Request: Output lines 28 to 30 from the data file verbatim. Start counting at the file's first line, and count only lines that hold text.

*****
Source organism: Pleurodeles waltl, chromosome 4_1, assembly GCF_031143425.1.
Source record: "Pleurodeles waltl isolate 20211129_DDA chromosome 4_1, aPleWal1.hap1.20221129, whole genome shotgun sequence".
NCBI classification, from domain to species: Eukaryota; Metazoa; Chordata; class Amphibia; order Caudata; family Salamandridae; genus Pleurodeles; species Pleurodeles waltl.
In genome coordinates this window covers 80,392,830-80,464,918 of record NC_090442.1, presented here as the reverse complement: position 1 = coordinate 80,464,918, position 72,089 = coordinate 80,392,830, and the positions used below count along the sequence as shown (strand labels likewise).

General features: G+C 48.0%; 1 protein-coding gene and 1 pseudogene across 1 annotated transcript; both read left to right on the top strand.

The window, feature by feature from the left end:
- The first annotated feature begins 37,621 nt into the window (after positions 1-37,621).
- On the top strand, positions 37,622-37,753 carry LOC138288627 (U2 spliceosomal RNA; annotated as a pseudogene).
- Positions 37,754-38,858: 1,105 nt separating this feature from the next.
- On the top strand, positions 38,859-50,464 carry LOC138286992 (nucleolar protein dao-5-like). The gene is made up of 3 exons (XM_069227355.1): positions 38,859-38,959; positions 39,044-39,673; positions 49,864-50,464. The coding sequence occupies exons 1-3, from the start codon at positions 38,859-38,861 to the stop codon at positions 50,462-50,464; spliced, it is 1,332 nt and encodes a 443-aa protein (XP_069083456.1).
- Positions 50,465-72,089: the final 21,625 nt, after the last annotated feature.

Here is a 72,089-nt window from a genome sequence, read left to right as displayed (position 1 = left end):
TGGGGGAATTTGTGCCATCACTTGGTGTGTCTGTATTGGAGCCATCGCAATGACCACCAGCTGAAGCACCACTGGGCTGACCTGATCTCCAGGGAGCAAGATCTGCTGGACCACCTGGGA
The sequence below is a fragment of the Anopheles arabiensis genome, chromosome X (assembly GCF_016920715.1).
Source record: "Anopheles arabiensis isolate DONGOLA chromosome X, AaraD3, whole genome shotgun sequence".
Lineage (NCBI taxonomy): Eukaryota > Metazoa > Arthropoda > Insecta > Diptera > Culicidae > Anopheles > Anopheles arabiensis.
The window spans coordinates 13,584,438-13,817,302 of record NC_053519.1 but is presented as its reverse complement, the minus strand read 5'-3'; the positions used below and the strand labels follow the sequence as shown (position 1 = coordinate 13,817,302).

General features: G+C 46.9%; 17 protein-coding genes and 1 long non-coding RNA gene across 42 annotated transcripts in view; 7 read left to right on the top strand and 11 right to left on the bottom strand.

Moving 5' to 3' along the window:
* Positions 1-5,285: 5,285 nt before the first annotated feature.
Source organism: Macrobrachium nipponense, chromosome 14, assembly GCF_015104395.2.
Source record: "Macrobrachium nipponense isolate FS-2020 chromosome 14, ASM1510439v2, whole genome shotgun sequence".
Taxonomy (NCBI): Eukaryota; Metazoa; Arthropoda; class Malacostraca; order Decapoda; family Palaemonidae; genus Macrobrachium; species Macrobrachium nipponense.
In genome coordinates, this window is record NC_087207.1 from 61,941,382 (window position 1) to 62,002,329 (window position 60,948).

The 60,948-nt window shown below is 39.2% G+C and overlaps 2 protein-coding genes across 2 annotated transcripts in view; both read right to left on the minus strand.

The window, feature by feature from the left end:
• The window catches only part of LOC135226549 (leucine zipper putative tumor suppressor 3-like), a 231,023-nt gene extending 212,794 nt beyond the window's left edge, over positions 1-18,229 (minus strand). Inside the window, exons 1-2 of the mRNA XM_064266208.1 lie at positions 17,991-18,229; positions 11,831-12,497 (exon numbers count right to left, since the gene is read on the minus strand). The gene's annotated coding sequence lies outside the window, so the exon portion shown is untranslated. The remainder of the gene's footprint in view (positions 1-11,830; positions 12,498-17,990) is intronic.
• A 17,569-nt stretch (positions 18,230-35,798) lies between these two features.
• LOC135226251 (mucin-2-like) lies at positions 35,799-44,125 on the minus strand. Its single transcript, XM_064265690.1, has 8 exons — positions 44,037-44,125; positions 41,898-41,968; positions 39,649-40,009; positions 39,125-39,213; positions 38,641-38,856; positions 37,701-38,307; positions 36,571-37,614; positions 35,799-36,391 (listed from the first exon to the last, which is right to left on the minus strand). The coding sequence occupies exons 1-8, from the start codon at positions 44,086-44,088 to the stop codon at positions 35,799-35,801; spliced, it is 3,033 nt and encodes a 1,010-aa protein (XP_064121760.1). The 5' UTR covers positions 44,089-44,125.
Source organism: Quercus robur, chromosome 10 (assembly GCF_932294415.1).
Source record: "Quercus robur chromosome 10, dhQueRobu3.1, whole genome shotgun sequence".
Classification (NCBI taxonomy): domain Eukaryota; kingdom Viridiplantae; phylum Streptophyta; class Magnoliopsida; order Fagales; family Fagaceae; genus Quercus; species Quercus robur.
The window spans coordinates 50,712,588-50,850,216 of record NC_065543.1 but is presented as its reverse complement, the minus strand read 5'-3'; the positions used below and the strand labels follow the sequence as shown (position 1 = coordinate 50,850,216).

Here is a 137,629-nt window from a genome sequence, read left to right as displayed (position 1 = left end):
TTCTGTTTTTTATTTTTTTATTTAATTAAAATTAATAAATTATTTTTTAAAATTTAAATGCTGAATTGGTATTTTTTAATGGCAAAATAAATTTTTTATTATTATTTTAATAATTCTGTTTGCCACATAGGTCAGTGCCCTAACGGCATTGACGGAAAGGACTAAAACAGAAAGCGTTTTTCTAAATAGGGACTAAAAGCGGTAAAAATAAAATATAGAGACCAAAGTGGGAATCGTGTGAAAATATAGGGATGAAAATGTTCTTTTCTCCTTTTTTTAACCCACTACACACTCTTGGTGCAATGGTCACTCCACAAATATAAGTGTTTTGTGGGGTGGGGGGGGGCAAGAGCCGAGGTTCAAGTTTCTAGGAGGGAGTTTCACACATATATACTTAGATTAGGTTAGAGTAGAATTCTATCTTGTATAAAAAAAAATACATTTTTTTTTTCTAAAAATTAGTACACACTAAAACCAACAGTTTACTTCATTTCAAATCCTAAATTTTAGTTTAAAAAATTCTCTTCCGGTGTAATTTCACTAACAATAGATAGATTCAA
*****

• A 17,569-nt stretch (positions 18,230-35,798) lies between these two features.
• LOC135226251 (mucin-2-like) lies at positions 35,799-44,125 on the minus strand. Its single transcript, XM_064265690.1, has 8 exons — positions 44,037-44,125; positions 41,898-41,968; positions 39,649-40,009; positions 39,125-39,213; positions 38,641-38,856; positions 37,701-38,307; positions 36,571-37,614; positions 35,799-36,391 (listed from the first exon to the last, which is right to left on the minus strand). The coding sequence occupies exons 1-8, from the start codon at positions 44,086-44,088 to the stop codon at positions 35,799-35,801; spliced, it is 3,033 nt and encodes a 1,010-aa protein (XP_064121760.1). The 5' UTR covers positions 44,089-44,125.
Source organism: Quercus robur, chromosome 10 (assembly GCF_932294415.1).